The New Tolerance Must Crumble, Says Don Carson

The new tolerance eliminates all possibility of declaring something as wrong or sinful.

Along with a loss of moral consensus, our culture is challenged to wrestle with complex moral dilemmas in a reasonable and clearheaded way. Instead, “we increasingly argue by shibboleth and anger, and if you try to argue a certain case regarding, let’s say, homosexual marriage, then you are easily and quickly dismissed as a bigot.”

 

Have we already forgotten Kim Davis? “It shows how quickly the news cycles spin things out and leave them in a dust heap in the rearview mirror,” said theologian Don Carson. “A bare six months ago the nation was full of talk about ‘the woman from Kentucky.’”

Davis, 50, that “woman from Kentucky,” as some may remember, is county clerk for Rowan County. Her story, said Carson, is worth pulling from the heap and revisiting as an opportunity for believers to think through complex issues of Christian faithfulness in a declining culture.

Here’s a brief dust-off.

In its historic ruling on Obergefell this summer, in a hotly contested 5–4 decision, the Supreme Court pronounced the right to legal “marriage” is guaranteed to same-sex couples by the U.S. Constitution. Out of conscience, Davis refused to issue marriage licenses to same-sex couples, even to her gay friends. “I can’t put my name on a license that doesn’t represent what God ordained marriage to be,” she said at the time. Such so-called “marriage” is not marriage.

Davis, a Pentecostal, eventually decided not to grant any marriage licenses under her name, then was ordered by a judge to resume. When she defied, she spent five days in prison. In the process, commentators zeroed in on Davis and hit her from every side, demanding she resign, or comply, or keep resisting, or learn somehow to accommodate to the pressure. She eventually allowed assistants to grant licenses and later a form was issued that removed Davis’s name altogether.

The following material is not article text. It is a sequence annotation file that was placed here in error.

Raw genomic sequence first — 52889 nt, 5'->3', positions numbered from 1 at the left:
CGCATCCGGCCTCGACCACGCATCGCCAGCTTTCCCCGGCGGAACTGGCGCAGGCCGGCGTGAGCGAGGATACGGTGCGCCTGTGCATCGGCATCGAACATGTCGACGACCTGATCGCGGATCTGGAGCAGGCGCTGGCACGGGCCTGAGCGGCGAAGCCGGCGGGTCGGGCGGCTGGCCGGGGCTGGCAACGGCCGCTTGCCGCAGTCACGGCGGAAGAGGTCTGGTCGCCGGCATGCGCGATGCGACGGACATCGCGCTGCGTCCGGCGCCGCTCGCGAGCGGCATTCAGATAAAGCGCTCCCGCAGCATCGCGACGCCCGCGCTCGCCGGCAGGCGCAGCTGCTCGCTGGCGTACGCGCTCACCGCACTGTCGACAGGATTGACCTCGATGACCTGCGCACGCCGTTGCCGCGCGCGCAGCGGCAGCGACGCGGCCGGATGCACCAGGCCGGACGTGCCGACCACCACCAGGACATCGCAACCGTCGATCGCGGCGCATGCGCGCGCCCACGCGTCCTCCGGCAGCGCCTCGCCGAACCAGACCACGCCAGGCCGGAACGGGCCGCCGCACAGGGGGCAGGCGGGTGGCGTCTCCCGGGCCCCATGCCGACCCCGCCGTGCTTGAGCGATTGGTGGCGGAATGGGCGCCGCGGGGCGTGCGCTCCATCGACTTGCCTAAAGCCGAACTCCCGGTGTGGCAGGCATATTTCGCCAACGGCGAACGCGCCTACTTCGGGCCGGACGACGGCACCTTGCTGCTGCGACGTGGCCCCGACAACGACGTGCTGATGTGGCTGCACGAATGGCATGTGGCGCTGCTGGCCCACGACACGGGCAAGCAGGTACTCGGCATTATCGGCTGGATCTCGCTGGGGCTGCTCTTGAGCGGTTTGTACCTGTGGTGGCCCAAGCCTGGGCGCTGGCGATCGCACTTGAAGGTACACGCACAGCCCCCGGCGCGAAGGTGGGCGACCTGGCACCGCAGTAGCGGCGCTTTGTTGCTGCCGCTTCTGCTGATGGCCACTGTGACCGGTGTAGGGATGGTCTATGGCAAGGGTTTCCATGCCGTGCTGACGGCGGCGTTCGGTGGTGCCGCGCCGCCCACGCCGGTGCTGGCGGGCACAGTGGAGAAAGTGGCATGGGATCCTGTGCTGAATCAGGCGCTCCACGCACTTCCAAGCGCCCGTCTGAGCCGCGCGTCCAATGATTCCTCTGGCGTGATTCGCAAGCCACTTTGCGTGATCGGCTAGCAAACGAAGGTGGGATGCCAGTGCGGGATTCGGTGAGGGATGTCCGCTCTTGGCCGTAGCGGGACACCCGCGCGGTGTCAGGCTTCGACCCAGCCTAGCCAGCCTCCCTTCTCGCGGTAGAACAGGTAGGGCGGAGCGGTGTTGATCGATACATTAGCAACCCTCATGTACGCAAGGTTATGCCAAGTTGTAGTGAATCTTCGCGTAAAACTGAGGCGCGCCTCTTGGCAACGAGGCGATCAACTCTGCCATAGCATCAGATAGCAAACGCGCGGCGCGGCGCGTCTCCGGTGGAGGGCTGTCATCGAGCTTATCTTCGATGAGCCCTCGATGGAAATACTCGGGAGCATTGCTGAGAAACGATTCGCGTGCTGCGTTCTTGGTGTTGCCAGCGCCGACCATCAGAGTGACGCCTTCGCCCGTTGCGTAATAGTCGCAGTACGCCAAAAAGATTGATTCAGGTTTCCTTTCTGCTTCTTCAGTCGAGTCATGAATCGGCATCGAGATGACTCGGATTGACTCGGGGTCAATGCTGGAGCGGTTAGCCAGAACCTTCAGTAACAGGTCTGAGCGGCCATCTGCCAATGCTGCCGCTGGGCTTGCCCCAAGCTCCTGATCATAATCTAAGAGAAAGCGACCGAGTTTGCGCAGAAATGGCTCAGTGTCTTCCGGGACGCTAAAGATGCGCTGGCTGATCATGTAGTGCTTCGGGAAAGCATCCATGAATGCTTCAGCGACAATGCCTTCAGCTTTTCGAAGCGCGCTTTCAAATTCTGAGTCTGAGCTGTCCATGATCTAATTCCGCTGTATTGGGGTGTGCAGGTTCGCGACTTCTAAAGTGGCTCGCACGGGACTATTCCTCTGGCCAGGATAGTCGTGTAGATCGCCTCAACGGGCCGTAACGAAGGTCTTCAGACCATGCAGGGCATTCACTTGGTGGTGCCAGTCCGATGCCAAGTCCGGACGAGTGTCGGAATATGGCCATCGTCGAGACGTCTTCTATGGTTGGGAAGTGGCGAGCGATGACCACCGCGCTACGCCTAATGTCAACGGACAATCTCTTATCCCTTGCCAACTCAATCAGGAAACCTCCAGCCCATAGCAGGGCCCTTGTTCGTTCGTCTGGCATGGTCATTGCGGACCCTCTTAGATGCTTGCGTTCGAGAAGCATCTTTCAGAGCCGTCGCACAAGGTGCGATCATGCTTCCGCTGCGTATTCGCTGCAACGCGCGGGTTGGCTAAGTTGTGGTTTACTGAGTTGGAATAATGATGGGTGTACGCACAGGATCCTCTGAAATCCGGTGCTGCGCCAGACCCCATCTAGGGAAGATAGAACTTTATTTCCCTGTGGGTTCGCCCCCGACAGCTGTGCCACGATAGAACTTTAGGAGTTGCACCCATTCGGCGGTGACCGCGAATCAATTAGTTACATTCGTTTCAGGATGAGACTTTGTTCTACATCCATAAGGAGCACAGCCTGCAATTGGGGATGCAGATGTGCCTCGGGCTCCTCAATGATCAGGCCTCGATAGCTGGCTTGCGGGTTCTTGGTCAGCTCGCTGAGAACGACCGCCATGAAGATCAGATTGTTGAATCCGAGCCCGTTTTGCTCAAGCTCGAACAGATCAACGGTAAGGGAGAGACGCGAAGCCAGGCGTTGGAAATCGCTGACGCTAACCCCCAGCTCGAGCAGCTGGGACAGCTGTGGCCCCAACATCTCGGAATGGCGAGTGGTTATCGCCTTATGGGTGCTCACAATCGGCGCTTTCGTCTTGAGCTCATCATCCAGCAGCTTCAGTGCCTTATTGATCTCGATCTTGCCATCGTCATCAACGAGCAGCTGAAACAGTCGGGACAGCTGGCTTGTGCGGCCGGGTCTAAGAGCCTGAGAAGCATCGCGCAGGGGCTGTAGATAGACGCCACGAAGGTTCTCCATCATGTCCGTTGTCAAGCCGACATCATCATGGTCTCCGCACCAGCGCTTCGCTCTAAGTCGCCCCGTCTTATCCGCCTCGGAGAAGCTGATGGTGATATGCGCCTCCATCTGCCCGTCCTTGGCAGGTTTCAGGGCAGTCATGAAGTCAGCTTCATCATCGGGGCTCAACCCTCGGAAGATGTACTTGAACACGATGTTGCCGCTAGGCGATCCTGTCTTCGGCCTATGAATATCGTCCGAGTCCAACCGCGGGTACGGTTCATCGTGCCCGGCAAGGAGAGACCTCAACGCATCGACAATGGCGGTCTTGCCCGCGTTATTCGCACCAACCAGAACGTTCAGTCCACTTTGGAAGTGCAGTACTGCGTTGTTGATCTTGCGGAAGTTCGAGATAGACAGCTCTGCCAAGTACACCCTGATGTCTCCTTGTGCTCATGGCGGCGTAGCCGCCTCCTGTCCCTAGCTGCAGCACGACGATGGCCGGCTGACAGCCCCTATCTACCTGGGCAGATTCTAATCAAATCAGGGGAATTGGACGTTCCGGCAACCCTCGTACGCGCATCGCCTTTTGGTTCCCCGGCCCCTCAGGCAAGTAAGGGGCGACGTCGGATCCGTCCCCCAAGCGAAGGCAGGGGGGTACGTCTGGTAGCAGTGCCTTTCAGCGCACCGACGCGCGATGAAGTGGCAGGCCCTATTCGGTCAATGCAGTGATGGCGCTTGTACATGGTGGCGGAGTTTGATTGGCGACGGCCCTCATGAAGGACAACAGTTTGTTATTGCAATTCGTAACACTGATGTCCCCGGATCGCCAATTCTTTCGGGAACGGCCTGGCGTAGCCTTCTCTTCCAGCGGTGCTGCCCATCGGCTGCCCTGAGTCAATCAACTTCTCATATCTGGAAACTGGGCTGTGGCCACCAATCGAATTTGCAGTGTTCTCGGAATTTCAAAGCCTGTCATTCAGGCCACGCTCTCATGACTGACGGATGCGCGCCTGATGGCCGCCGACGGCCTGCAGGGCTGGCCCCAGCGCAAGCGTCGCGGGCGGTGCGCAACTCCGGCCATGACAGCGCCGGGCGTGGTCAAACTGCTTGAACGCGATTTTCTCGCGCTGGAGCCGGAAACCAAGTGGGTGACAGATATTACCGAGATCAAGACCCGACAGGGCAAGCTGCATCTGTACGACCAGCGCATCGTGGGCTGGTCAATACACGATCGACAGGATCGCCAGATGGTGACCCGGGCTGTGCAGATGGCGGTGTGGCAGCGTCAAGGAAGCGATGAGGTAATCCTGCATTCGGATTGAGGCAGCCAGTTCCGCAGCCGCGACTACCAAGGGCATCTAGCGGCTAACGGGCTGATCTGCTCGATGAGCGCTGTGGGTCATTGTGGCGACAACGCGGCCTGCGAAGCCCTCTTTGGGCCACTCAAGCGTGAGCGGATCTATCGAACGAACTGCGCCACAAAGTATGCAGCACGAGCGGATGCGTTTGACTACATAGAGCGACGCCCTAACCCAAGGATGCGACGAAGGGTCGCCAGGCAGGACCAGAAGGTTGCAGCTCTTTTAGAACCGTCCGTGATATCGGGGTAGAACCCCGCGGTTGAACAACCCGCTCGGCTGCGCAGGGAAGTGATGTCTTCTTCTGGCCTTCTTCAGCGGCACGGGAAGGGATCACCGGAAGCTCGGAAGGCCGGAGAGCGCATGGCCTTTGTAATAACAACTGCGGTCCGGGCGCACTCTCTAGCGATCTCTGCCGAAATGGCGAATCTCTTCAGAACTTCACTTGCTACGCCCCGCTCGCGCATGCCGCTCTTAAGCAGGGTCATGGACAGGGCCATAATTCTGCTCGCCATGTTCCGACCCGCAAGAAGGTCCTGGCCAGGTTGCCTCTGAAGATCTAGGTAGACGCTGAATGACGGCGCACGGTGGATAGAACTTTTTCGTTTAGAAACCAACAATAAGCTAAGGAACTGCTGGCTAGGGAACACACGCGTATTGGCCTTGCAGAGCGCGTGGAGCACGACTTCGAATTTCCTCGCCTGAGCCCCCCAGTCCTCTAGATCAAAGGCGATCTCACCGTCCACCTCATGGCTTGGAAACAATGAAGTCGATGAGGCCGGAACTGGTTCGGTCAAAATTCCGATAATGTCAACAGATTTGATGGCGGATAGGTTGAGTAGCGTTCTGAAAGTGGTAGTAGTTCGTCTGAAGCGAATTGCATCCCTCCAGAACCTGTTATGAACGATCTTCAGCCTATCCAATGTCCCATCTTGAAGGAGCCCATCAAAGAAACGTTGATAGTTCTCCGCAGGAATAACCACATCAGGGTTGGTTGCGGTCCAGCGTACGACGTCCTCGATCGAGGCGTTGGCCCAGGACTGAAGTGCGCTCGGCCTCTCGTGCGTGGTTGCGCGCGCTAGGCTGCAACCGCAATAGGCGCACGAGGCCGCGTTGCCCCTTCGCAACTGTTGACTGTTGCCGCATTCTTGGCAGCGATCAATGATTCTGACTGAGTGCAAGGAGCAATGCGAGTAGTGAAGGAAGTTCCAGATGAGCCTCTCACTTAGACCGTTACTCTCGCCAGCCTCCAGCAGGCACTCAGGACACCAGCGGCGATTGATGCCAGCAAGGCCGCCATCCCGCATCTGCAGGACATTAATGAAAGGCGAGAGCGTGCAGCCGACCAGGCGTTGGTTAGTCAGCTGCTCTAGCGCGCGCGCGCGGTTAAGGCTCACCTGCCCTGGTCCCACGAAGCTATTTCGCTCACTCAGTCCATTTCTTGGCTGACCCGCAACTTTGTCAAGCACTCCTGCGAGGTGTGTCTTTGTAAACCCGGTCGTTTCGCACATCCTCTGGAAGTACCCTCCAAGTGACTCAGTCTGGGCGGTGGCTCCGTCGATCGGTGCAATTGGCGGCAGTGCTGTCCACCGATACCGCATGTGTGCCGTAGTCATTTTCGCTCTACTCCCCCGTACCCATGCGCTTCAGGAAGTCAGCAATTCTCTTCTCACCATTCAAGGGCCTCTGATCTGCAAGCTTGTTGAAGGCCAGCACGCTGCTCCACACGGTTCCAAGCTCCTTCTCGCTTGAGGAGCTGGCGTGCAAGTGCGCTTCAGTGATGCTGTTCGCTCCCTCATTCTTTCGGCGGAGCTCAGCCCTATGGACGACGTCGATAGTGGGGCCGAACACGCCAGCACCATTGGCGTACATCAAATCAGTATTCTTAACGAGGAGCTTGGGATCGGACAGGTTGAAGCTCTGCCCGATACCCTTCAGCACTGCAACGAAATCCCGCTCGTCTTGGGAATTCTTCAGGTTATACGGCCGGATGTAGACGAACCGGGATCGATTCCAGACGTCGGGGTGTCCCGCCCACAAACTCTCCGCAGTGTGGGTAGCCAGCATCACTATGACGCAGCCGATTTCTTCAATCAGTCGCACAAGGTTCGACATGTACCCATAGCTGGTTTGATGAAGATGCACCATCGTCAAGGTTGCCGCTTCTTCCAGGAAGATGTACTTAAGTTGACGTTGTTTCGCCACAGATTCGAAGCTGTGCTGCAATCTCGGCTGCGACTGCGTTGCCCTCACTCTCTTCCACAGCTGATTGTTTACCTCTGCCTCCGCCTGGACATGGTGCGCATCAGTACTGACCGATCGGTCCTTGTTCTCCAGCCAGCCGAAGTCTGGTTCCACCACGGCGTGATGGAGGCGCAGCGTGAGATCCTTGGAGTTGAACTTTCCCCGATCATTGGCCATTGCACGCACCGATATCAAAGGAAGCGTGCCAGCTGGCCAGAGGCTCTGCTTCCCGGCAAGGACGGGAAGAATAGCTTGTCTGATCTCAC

To some, Davis became an icon of personal sacrifice in the protection of civil rights. To others, Davis became an iconic villain who was trampling the civil rights of the gay community. To ACLU attorneys, Davis’s activities were “a stamp of animus against gay people.” Yet to some conservatives, Davis’s actions were equated with Rosa Parks.

To some Christians, she quickly became an icon for religious liberty, meeting with prominent politicians in public and even Pope Francis in private.

Overnight, Davis became so iconic in America that she is now simply “the Woman from Kentucky,” the title of Carson’s message this week at the Bethlehem 2016 Conference for Pastors and Church Leaders. Carson stepped back into the froth of the controversy, and into an inescapably tangled mess of civil complexities and biblical paradigms, in order to draw out essential lessons for Christians in America. He focused on three lessons in particular: the loss of moral consensus, the expression of a “new tolerance,” and the rise of a “new authenticity.”

1. The Loss of Moral Consensus

One major lesson Carson takes from the Davis controversy is that America is clearly a nation that has “progressively moved away from whatever Judeo-Christian-Deist roots that it once had.” We are increasingly “a nation of millions who vote at once without any distinctive Christian contributions or commitments, voting for things that we will find abominable. We are not there yet, but that is the direction in which things are going.”

Democracy is no failsafe from this moral decline. “We must stop thinking about democracy as a guarantor of godliness. We must stop thinking about democracy as an intrinsic good. Democracy is in some ways the best way of changing governments without bloodshed.”

But it’s not perfect. “We are sinners. And if you have a lot of sinners voting, then you have a lot of sinners voting. That is what you have.” Sinners voting without a certain moral consensus.